Helen Kezie-Nwoha and Angeline Nkwenkam Nguedjeu
Our culture in Africa shapes our identity. We proudly refer to ourselves as Africans. This sense of pride emanates from our very rich cultural and social norms. All over the world people have cultures that they cherish and inform their beliefs, norms and social practices.
As Africans, our lives are built around our communities and our social networks which constitute our families, friends and neighbours. But most importantly, we have cultures around sickness and death and our traditional forms of healing and dealing with mental health. In Africa people and our shared culture are inextricable.
This paper highlights how the responses to COVID19 by African governments are eroding our cultural and social norms and by implication our identity as Africans, which are critical for addressing trauma impact of COVID-19. It suggests that responses to COVID-19 in Africa should factor in cultural practices and norms, including mental health and wellbeing to reduce vulnerabilities and ensure sustainable post COVID-19 development. In today’s world and with the expansion of science, pandemics are no strange occurrence, as such how do we prepare African societies to face them while protecting norms intrinsically linked to our identity. Publications abound on the socio-economic, peace and security impact of COVID-19, however, the anthropological and psychological impacts have not received much attention.
African culture around sickness and death is found in activities such as cooking, visiting, praying, collective mourning, and burial ceremonies among others. Traditionally we live communal lives, we show care, we share pain and have different ways of supporting our communities in sickness and death. In our cultures for example when a member of the community dies, we all converge to cry, sympathize and plan the funeral. For the bereaved, burial ceremonies include staying together and crying collectively as families, friends and the entire community gather to bury the dead. In some culture family, members will wear white or black for a specified period. Communities quickly make stay over plans, sometimes up to two weeks to ensure the immediate family are not left alone in pain. If they need to talk, they have someone to talk to and cry if they need to cry. This way of living has helped heal trauma and ensure mental wellbeing is given attention. Very few people will seek medical support to deal with trauma from loss. Even though mental health services are available, we still lack enough mental health service providers and awareness for communities to seek such services. So for many Africans, response to trauma resulting from pain and loss is collective and supported by our socialization.
Not long ago, the Ebola outbreak in parts of Africa led to turmoil in community settings of the countries affected. Most communities in these countries are still healing the trauma created by Ebola and the exclusion associated with treatment and death of Ebola victims and their families. One of the challenges with controlling Ebola was families taking their dead loved ones for burial. A common factor among the countries most hit by Ebola (Guinea, Sierra Leone, Liberia, CAR, DRC) is the fact that they were conflict-prone countries with already fragile community fabric due to prolonged turmoil and displacements. The COVID-19 pandemic in contrast now affects all countries many of which have comparably intact social fabric. Given the longer-term risks for countries and the reality of a global recession triggered by the pandemic, social distancing becomes a strategy of unprecedented magnitude. A pandemic like COVID-19 is threatening known concepts like community of care, trauma management, stigmatisation and psychosocial support.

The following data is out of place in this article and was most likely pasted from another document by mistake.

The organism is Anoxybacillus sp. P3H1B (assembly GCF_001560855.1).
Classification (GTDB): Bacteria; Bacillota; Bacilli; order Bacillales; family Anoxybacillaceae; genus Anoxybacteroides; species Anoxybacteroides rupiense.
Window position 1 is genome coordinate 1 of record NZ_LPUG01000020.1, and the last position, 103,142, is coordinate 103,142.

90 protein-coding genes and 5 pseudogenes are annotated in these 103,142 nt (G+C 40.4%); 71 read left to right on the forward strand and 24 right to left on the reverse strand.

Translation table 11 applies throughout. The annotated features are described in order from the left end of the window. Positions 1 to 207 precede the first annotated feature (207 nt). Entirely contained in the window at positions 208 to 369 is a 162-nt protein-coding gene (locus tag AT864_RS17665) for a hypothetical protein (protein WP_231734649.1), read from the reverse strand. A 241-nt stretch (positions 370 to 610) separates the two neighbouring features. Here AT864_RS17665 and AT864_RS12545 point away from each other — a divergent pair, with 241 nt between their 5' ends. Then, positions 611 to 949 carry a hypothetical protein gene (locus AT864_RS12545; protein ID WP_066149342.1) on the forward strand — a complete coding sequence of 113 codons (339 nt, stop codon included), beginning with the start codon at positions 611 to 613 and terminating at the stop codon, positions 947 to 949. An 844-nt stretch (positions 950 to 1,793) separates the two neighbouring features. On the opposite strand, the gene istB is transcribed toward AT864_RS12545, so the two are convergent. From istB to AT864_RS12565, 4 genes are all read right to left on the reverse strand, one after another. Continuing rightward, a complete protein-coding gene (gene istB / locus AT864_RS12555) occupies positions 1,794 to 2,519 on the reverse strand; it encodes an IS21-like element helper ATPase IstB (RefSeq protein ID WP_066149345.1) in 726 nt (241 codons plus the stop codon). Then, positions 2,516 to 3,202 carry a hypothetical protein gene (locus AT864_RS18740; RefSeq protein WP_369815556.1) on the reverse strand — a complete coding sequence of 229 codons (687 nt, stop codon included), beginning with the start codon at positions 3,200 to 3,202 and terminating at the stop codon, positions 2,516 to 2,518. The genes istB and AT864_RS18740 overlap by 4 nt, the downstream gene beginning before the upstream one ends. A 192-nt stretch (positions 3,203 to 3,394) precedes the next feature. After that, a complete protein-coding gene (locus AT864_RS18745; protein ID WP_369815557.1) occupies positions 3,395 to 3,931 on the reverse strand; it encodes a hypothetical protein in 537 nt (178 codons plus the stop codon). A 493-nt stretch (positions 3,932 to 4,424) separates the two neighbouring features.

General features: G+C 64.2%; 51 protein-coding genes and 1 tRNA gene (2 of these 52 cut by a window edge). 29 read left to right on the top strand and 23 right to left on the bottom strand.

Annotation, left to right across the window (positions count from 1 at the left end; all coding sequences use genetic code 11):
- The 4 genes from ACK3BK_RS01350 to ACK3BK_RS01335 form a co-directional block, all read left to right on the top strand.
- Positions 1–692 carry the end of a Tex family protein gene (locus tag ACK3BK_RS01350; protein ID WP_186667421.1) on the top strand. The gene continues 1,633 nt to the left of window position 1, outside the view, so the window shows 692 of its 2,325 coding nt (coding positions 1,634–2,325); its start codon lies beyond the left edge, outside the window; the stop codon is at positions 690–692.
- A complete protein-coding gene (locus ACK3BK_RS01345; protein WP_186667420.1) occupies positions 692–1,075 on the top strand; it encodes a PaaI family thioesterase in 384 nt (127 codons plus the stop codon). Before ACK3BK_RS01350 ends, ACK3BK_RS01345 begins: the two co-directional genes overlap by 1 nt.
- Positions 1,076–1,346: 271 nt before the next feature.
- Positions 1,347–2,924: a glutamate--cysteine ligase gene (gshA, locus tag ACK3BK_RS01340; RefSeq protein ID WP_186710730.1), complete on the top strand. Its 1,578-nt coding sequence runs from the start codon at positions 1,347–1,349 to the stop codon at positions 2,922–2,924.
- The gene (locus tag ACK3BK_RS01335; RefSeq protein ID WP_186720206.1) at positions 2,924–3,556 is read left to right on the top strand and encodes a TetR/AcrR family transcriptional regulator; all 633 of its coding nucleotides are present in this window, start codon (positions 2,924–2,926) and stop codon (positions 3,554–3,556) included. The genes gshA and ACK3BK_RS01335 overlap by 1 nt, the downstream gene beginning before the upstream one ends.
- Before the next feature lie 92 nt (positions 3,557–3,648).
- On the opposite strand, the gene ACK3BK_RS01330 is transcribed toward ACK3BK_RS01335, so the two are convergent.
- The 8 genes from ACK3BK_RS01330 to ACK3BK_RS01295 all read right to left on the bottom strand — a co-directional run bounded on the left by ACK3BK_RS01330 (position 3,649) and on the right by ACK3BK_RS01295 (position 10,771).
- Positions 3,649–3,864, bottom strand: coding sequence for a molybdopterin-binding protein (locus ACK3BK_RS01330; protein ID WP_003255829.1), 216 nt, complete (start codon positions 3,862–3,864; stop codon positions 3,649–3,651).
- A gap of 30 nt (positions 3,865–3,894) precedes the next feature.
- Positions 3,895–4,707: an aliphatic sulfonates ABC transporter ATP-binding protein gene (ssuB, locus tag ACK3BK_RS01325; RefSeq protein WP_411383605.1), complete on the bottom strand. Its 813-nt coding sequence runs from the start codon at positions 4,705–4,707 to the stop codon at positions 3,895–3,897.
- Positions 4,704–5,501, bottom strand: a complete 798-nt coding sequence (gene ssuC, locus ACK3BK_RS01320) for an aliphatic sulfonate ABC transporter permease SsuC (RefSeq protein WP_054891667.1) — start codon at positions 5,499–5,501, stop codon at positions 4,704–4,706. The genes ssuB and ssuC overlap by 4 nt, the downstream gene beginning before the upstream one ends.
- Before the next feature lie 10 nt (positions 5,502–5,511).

While social distancing and States taking responsibility for burying the dead are acceptable as a preventive measure, we need to reflect on how to close the gap created by this new practice to collective healing in our African culture. A major aspect that is missing right now in the response to COVID-19 is mental health and wellbeing of survivors during and after the pandemic. With the huge number of deaths being experienced and how the bereaved have experienced loss, the trauma associated with the current response need to be evaluated and properly planned to prevent more damages. Families need to be supported to practice acceptable forms of burials that will help with closure and healing from loss. A conversation with communities is required so that the decision making around this is inclusive and sensitive to the different cultures in Africa.
Our experience working and responding to conflict and humanitarian situations reveal that mental health is never on the agenda of actors on the frontline of ensuring safety and care for the population, in this case, the world. COVID-19 like war is creating immerse psychological human suffering that is leading to trauma. Many communities are prone to social gathering in different ways, many people are separated from families and many have died all of which lead to trauma. The response to COVID-19 in Africa should be based on the realities of African societies. African Governments need to develop robust cultural sensitive trauma healing programmes during and in the aftermath of COVID-19 that will support communities to heal. Trauma awareness-raising needs to be intensified in order to protect our communities and reduce vulnerabilities without eroding our societal value systems.
 Helen Kezie-Nwoha, Executive Director at the Women’s International Peace Centre, Kampala, Uganda
 Angeline Nkwenkam Nguedjeu, Peace and Development Advisor at the United Nations Office f the Resident Coordinator, Congo Brazzaville.